10. They were featured in the local “life” section of the news tonight (her team is the older all girl team in the 2 piece uniforms) Memphis Cheer on Bluff City Life. I’m impressed that they have as much footage of DD’s team as they do. The night before this was taken, we had a girl break her arm while tumbling, and her team very literally had to completely rework all the stunts for their final competition that weekend. DD is hoping for a limited travel option next season, because...well....life, so this may well be the only season she competes nationally.
  11. Mathletics, Spellodrome and IntoScience are all online programs with a head to head component. My daughter also enjoyed things like the Continental Math league, Exploratory Latin Exam, National Mythology Exam, National Science League, National Language Arts League, etc. All allow homeschoolers to register as individuals.
  12. At our end of the year science club, one of the tween boys said something insulting to one of the younger kids. DD swooped in and responded “No! You cannot talk to him like that! This is a safe place!....By the way, that was a good burn-but not here!” (The mom of the kid being verbally smacked down and I were trying hard to keep a straight face)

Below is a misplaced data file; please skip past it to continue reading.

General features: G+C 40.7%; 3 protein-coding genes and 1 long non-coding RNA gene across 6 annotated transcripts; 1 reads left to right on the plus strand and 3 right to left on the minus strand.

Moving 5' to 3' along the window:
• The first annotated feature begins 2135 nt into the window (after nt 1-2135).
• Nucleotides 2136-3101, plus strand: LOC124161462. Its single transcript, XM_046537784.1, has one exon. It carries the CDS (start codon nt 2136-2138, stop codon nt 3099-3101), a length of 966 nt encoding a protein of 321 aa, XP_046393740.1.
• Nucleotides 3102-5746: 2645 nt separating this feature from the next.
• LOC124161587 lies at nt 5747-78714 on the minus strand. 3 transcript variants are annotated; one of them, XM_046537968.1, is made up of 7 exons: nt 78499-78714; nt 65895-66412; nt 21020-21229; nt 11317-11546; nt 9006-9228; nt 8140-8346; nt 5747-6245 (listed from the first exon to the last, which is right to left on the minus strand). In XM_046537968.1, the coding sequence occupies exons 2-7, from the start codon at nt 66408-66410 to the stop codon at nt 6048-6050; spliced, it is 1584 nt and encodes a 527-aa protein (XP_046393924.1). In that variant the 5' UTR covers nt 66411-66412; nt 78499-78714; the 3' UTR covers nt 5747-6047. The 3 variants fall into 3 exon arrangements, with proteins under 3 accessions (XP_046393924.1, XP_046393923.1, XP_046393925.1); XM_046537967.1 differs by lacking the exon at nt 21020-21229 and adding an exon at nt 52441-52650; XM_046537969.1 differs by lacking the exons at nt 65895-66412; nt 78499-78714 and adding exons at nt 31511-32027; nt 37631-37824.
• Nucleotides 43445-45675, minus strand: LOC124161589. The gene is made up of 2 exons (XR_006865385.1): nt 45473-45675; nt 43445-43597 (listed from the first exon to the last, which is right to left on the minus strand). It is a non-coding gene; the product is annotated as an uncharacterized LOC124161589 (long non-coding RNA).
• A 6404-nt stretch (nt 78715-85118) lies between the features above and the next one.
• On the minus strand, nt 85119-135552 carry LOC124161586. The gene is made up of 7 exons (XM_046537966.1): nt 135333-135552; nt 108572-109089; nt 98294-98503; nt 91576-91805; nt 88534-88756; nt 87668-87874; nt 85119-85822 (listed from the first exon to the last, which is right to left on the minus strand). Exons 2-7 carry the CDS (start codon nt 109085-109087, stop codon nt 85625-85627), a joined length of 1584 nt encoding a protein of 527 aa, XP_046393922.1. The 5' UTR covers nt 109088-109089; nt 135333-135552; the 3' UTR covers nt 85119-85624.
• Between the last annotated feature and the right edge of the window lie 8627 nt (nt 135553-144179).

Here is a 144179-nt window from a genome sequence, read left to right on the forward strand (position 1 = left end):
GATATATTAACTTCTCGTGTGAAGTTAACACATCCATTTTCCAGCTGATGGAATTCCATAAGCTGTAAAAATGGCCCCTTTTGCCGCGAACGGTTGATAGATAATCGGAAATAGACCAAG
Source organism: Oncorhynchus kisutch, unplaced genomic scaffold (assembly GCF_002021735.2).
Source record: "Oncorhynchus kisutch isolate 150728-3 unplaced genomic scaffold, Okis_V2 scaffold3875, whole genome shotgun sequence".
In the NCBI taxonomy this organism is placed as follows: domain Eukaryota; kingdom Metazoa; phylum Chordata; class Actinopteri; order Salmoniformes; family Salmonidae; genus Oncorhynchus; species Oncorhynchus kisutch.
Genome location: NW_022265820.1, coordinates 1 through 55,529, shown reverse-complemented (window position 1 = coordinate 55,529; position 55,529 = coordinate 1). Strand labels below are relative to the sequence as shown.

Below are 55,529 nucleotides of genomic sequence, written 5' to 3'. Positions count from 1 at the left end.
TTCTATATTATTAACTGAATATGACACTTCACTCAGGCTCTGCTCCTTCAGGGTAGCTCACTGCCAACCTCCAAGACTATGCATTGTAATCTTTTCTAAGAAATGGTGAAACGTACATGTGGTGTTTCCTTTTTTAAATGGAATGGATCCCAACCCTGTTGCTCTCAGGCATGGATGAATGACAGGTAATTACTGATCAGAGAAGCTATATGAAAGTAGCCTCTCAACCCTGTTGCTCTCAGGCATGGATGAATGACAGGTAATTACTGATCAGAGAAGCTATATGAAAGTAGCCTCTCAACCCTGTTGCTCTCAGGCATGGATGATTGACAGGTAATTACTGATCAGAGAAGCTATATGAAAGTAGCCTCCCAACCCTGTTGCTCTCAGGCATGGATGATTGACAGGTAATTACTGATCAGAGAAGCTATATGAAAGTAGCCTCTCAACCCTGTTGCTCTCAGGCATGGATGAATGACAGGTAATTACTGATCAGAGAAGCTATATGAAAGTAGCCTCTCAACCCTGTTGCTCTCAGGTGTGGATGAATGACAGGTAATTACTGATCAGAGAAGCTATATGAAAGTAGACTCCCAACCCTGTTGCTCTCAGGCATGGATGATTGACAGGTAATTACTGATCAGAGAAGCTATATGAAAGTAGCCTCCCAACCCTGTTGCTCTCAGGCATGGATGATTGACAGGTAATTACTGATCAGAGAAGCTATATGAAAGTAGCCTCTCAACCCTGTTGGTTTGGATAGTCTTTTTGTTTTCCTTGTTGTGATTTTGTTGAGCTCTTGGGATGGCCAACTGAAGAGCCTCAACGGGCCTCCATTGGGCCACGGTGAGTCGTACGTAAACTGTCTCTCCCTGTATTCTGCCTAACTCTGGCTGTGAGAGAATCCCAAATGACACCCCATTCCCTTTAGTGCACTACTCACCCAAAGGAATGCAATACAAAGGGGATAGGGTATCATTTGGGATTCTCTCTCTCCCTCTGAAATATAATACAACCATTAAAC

13. Is there a virtual charter school in your state? A babysitter and parents working could probably supervise that better than most homeschooling programs, and special Ed would be easier to access than for a homeschooler. The main ones are solid, and if the big problem with PS is the group setting, maybe that would be a good option.
  14. We decided a few years back when we were choosing what path to take for high school, that it didn’t matter if the classes transferred or not as long as they didn’t count against DD for scholarships. Our goal was to give her the level of work and interest and social interaction that she needed in the short term at a price we could afford, and the local college offered that. So far, every school we’ve talked to either will accept most of her credits on an articulation agreement, or will evaluate for placement (for example, DD’s Intro to sociology will transfer without issue at the most recent school we talked to, but her Race, Class and Gender may not because there is not a direct equivalent because they have separate classes for gender studies-they will have to look at the syllabus and figure out where it fits into their course sequence) And with so many students doing AP and IB and DE coursework in high School, many of the more competitive schools that do not accept transfers assume that level of coursework coming in, so it isn’t a waste there, either. What I see here a lot (both from homeschoolers and from PS families) is people taking lower level DE classes that their student may not actually have to take (college algebra usually isn’t an expected class for any STEM major, English Comp 1 often can be waived if the ACT or SAT score is high enough) and then being upset when they don’t transfer.